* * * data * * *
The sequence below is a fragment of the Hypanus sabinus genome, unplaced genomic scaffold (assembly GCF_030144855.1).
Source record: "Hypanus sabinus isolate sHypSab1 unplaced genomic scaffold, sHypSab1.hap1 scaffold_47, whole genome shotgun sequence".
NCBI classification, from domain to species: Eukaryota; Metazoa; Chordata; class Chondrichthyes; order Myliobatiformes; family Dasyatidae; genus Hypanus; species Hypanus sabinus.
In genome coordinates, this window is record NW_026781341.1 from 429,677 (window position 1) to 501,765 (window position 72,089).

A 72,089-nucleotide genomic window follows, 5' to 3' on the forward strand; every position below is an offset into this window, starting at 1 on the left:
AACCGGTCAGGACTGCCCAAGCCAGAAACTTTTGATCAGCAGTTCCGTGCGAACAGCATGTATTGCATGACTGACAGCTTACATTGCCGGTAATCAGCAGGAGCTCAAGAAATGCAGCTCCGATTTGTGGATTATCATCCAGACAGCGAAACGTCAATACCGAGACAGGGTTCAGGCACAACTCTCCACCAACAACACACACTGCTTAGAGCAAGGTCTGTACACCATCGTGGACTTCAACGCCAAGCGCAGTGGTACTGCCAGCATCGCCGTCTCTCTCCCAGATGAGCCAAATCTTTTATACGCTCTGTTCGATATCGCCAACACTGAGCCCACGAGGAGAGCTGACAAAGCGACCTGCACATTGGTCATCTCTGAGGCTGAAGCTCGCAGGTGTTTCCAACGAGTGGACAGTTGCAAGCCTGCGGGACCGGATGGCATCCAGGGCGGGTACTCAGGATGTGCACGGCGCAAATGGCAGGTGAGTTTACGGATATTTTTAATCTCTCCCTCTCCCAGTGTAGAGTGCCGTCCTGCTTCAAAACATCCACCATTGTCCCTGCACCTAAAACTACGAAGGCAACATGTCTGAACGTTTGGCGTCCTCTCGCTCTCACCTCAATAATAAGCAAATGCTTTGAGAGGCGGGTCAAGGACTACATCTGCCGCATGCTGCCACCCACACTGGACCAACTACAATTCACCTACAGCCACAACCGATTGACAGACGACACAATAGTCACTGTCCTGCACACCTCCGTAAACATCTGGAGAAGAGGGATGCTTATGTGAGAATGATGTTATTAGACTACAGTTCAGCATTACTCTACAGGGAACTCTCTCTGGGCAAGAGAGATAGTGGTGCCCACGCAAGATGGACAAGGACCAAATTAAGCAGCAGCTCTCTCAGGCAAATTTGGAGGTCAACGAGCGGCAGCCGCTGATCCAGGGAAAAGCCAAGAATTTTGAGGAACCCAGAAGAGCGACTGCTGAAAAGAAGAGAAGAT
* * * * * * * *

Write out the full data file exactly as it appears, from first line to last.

The sequence below is a fragment of the Hypanus sabinus genome, unplaced genomic scaffold (assembly GCF_030144855.1).
Source record: "Hypanus sabinus isolate sHypSab1 unplaced genomic scaffold, sHypSab1.hap1 scaffold_47, whole genome shotgun sequence".
NCBI classification, from domain to species: Eukaryota; Metazoa; Chordata; class Chondrichthyes; order Myliobatiformes; family Dasyatidae; genus Hypanus; species Hypanus sabinus.
In genome coordinates, this window is record NW_026781341.1 from 429,677 (window position 1) to 501,765 (window position 72,089).

A 72,089-nucleotide genomic window follows, 5' to 3' on the forward strand; every position below is an offset into this window, starting at 1 on the left:
AACCGGTCAGGACTGCCCAAGCCAGAAACTTTTGATCAGCAGTTCCGTGCGAACAGCATGTATTGCATGACTGACAGCTTACATTGCCGGTAATCAGCAGGAGCTCAAGAAATGCAGCTCCGATTTGTGGATTATCATCCAGACAGCGAAACGTCAATACCGAGACAGGGTTCAGGCACAACTCTCCACCAACAACACACACTGCTTAGAGCAAGGTCTGTACACCATCGTGGACTTCAACGCCAAGCGCAGTGGTACTGCCAGCATCGCCGTCTCTCTCCCAGATGAGCCAAATCTTTTATACGCTCTGTTCGATATCGCCAACACTGAGCCCACGAGGAGAGCTGACAAAGCGACCTGCACATTGGTCATCTCTGAGGCTGAAGCTCGCAGGTGTTTCCAACGAGTGGACAGTTGCAAGCCTGCGGGACCGGATGGCATCCAGGGCGGGTACTCAGGATGTGCACGGCGCAAATGGCAGGTGAGTTTACGGATATTTTTAATCTCTCCCTCTCCCAGTGTAGAGTGCCGTCCTGCTTCAAAACATCCACCATTGTCCCTGCACCTAAAACTACGAAGGCAACATGTCTGAACGTTTGGCGTCCTCTCGCTCTCACCTCAATAATAAGCAAATGCTTTGAGAGGCGGGTCAAGGACTACATCTGCCGCATGCTGCCACCCACACTGGACCAACTACAATTCACCTACAGCCACAACCGATTGACAGACGACACAATAGTCACTGTCCTGCACACCTCCGTAAACATCTGGAGAAGAGGGATGCTTATGTGAGAATGATGTTATTAGACTACAGTTCAGCATTACTCTACAGGGAACTCTCTCTGGGCAAGAGAGATAGTGGTGCCCACGCAAGATGGACAAGGACCAAATTAAGCAGCAGCTCTCTCAGGCAAATTTGGAGGTCAACGAGCGGCAGCCGCTGATCCAGGGAAAAGCCAAGAATTTTGAGGAACCCAGAAGAGCGACTGCTGAAAAGAAGAGAAGAT